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The Exonerated, a play by Jessica Blank and Erik Jensen, was first performed in Los Angeles by the Actors’ Gang, on April 19, 2002, directed by the playwrights. The play premiered in New York City on October 10, 2002, at 45 Bleecker Theater, directed by Bob Balaban. It was first published in 2004.

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The play tells the true story of five American men and one American woman who were convicted and sentenced to death for crimes they did not commit. Between them these six people spent over one hundred years on death row before the criminal justice system finally corrected its errors and freed them.

Blank and Jensen constructed the play entirely out of interviews they conducted with the former prisoners and from various court documents and case files. The lines of the play spoken by the characters are the actual words used by the exonerated prisoners. They tell their stories plainly, and the result is a shocking exposure of police and prosecutorial misconduct that led to the conviction and condemnation of the innocent. The stories are mini-chronicles of lives destroyed and precious time wasted—one man spent twenty-two years on death row—but the play also has its moments of humor as well as being a testimony to the fact that hope and faith can survive in even the bleakest of situations.

The Exonerated was highly successful, running off-Broadway for two years and over six hundred performances. Celebrity actors, including Richard Dreyfuss, Jill Clayburgh, and many others, all accepted roles in the play at various times in its run. Illinois governor George Ryan attended a special performance of the play and later said it was a factor in his decision only a month later to grant clemency to all inmates of death row in Illinois.


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The Exonerated takes place on a bare stage. The actors sit on armless chairs with their scripts on music stands in front of them. There are no sets or special costumes. The play is seamless; there are no blackouts and no intermission.

The first character to speak is Delbert, who acts as a kind of chorus, fading in and out of the action. He speaks in poetic phrases and spells out a warning: “It is dangerous to dwell too much on things: / to wonder who or why or when, to wonder how, is dangerous.” He thinks out loud about the best way to approach the problem. Could he emulate Richard and Ralph and Langston? He is referring to African American authors who speak out boldly in their works about racism: Richard Wright, author of Native Son (1940) and Black Boy (1945); Ralph Ellison, who wrote The Invisible Man (1952); and Langston Hughes, one of the leading poets of the Harlem Renaissance in the 1920s and 1930s. It is not easy to be a poet, Delbert says, “Yet I sing.”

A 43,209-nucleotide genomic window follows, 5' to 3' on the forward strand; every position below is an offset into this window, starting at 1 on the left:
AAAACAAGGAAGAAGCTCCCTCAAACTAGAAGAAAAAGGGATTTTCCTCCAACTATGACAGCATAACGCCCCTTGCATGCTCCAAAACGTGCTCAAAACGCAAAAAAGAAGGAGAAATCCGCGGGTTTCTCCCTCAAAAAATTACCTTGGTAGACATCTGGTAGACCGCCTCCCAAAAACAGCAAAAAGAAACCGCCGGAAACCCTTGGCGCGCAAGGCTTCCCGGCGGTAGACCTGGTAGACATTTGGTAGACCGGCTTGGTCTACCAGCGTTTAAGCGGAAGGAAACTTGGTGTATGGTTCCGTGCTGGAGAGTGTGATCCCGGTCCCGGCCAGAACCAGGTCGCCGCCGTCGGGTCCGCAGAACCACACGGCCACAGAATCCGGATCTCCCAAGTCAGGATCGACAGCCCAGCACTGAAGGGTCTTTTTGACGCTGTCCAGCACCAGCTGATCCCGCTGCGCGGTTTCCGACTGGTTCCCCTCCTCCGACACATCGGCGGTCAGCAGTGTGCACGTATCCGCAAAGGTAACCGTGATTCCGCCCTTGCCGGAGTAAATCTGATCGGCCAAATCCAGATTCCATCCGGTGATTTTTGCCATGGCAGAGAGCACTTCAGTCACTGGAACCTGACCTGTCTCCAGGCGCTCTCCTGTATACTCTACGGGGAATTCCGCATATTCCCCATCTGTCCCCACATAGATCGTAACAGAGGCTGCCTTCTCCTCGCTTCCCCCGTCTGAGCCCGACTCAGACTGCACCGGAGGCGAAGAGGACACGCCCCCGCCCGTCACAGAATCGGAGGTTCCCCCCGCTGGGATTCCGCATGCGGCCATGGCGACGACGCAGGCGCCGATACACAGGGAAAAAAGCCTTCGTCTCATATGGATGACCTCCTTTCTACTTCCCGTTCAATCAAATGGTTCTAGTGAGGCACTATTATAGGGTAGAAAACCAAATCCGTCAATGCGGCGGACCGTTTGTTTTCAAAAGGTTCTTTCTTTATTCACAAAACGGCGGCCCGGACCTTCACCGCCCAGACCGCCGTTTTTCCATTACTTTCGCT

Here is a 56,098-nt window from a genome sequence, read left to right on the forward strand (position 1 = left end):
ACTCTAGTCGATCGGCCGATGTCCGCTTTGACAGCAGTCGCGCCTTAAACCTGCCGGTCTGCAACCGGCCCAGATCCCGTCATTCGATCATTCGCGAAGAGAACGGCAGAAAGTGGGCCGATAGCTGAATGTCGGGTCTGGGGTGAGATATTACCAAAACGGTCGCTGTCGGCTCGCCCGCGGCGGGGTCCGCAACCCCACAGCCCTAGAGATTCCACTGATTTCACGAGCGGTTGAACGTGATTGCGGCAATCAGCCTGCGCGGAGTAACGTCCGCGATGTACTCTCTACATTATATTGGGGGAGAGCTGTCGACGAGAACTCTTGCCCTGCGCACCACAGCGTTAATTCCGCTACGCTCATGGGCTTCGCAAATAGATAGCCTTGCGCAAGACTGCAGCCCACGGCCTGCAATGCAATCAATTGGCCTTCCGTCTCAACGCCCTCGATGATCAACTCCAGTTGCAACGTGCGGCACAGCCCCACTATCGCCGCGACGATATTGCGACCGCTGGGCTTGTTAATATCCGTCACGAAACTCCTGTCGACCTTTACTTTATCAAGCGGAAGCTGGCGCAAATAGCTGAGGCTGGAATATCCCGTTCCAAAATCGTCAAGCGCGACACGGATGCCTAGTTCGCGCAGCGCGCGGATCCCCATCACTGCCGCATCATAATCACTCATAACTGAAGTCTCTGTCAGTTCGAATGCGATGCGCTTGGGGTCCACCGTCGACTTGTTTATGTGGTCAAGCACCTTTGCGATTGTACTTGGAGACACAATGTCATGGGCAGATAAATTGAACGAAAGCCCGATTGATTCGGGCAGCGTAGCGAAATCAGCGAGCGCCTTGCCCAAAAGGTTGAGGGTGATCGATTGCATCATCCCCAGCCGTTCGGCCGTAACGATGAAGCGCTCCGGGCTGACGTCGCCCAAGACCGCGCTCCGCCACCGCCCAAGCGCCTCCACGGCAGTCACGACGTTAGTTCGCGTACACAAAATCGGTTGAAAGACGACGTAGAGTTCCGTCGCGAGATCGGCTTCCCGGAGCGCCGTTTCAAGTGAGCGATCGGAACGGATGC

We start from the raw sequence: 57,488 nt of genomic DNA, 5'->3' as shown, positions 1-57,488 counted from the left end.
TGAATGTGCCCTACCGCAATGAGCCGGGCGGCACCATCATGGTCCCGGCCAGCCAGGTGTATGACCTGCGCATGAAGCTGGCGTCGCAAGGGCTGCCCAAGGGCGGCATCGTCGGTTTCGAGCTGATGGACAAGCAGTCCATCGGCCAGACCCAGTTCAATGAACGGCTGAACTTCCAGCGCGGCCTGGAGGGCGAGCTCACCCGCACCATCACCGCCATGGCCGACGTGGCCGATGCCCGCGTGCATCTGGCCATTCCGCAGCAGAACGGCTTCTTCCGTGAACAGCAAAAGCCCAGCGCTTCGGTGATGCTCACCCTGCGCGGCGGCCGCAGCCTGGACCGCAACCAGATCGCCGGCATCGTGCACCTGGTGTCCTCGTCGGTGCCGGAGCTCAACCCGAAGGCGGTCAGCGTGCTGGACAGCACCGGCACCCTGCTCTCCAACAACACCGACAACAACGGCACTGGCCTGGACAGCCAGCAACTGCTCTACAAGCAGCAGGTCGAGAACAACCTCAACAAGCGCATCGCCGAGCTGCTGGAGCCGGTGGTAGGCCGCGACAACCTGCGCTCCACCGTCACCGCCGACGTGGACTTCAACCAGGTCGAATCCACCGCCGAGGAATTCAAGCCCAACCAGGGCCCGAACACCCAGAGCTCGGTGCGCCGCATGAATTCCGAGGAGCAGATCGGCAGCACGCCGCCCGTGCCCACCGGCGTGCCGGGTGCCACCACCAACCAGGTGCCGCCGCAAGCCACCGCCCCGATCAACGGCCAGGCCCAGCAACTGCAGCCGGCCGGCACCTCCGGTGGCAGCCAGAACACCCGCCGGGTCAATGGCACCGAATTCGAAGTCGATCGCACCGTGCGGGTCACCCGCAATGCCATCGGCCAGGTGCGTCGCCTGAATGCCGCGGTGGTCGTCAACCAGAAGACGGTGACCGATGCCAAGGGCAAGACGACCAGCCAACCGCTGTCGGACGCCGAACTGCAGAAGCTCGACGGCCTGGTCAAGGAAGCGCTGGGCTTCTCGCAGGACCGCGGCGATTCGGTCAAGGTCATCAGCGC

After this somber beginning, the lights go up on Sue and her husband Gary. Gary tells his story. One day he went as usual to the motorcycle shop at his parents’ farm. They were not there, but he thought nothing of it, since they had been planning a trip. When they had not returned the next morning, he called the police. He then found his father’s body in a back room. About an hour and a half later, the police found the body of Gary’s mother in a trailer in front of the house. Her throat had been slashed. Within hours, Gary had been arrested.

After some more poetic lines from Delbert, the lights go up on Robert and his wife Georgia. Robert was working as a groom at a racetrack where a white girl was raped and killed. A short scene is then acted out behind Robert, in which he is interviewed by two white policemen, who claim they know that he killed the girl.

Robert then continues. He says he had dated the murdered girl, and at his trial he knew he would be convicted, since there were eleven whites and only one black on the jury. He makes a reference to the celebrated case of O. J. Simpson in 1995, suggesting that...

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